Moderna on Thursday reiterated its expectation that sales of its COVID-19 vaccine will total at least $5 billion in 2023, about a third of what the shot generated last year.
The forecast, which matches guidance given by the biotechnology company last month at the J.P. Morgan Healthcare Conference, came alongside a fourth quarter earnings report that appeared to disappoint investors. Shares in Moderna fell by 8% in Thursday morning trading, and are down by 25% over the past month, during which the company revealed mixed results for an experimental influenza vaccine.
Moderna’s COVID revenue predictions are closely watched, both as the shot is its only marketed product and as a barometer of the U.S. vaccine market. The company estimates about 100 million doses will be administered in the country this year, which will see distribution transition from federal government supply contracts to the private market.
Sales could rise above the $5 billion guidance depending on commercial contracting in the U.S. and potential supply deals elsewhere.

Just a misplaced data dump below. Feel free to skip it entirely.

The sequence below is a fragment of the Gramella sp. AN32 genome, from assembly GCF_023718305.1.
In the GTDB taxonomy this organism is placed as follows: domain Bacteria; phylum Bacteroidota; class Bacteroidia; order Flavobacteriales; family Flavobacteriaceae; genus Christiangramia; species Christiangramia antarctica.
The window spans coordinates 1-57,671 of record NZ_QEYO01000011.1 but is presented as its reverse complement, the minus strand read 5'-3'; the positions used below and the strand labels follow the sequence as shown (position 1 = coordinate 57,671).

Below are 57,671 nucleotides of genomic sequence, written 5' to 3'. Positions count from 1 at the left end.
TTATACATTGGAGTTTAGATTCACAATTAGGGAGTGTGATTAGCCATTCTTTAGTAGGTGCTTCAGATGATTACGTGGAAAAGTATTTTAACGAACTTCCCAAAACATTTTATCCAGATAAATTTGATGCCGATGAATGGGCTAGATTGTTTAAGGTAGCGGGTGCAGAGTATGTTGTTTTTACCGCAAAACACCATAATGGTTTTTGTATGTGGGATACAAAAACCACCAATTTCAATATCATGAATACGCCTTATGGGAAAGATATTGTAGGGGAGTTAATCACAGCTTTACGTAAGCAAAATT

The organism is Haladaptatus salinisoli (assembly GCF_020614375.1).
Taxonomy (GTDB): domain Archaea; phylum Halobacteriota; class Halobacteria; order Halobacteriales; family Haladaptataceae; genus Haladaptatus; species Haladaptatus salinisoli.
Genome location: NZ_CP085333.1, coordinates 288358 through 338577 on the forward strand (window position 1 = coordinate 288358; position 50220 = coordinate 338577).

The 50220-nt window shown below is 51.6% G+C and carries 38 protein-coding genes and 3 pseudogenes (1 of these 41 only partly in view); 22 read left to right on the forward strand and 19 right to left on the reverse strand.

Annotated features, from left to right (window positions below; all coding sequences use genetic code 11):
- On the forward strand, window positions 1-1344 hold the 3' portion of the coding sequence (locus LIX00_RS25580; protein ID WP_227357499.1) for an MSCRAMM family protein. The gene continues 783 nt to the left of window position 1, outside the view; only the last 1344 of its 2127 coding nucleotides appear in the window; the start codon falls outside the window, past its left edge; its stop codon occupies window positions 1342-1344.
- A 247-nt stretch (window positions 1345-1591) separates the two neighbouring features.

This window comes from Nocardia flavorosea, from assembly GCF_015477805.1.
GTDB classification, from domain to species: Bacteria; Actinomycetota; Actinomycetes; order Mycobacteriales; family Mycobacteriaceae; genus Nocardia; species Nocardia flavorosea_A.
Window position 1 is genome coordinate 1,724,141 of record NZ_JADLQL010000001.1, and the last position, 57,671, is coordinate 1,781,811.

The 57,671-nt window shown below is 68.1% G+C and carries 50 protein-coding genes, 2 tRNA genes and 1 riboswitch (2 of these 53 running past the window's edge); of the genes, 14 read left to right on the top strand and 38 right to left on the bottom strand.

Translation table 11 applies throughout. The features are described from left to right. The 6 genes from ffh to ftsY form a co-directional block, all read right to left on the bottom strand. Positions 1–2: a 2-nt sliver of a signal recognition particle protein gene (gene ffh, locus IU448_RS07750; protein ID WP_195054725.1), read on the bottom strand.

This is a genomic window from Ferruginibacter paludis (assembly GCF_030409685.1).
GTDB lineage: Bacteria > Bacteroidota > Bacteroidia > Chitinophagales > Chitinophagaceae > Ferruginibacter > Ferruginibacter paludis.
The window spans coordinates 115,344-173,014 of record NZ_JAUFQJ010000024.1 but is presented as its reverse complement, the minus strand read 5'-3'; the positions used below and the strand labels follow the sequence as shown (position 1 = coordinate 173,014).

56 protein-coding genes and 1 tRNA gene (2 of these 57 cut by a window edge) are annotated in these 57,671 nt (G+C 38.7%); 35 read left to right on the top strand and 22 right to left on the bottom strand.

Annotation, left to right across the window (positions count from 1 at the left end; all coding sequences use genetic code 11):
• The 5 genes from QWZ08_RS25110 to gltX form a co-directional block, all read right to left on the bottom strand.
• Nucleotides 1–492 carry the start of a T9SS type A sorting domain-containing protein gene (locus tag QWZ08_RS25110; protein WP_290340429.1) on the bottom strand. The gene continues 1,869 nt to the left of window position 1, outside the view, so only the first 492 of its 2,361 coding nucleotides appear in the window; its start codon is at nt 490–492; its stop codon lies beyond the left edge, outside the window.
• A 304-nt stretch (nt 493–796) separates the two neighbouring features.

In response, both Moderna and rival Pfizer are planning significant price increases for their respective shots to above $100 per dose. Their plans have drawn criticism from lawmakers such as Senator Bernie Sanders, who has called on Moderna CEO Stéphane Bancel to testify at a March 22 hearing on COVID vaccine prices.
Moderna recently said its vaccine would remain available to all U.S. residents at no cost and, on Thursday, provided some additional detail. Uninsured or underinsured individuals will be able to receive shots for free through a patient assistance program, while insured individuals won’t face any out-of-pocket costs regardless of whether they’re vaccinated at a pharmacy or doctor’s office, the company said,
Moderna is also anticipating regulatory guidance from the Food and Drug Administration on coronavirus strain updates that need to be made ahead of next fall. Advisers to the agency recently endorsed a plan to annually adapt COVID shots to match the prevalent variant.
Elsewhere, the company is also planning to launching its mRNA-based respiratory syncytial virus vaccine in 2024, and expects to ask for approval of its candidate in the first half of this year.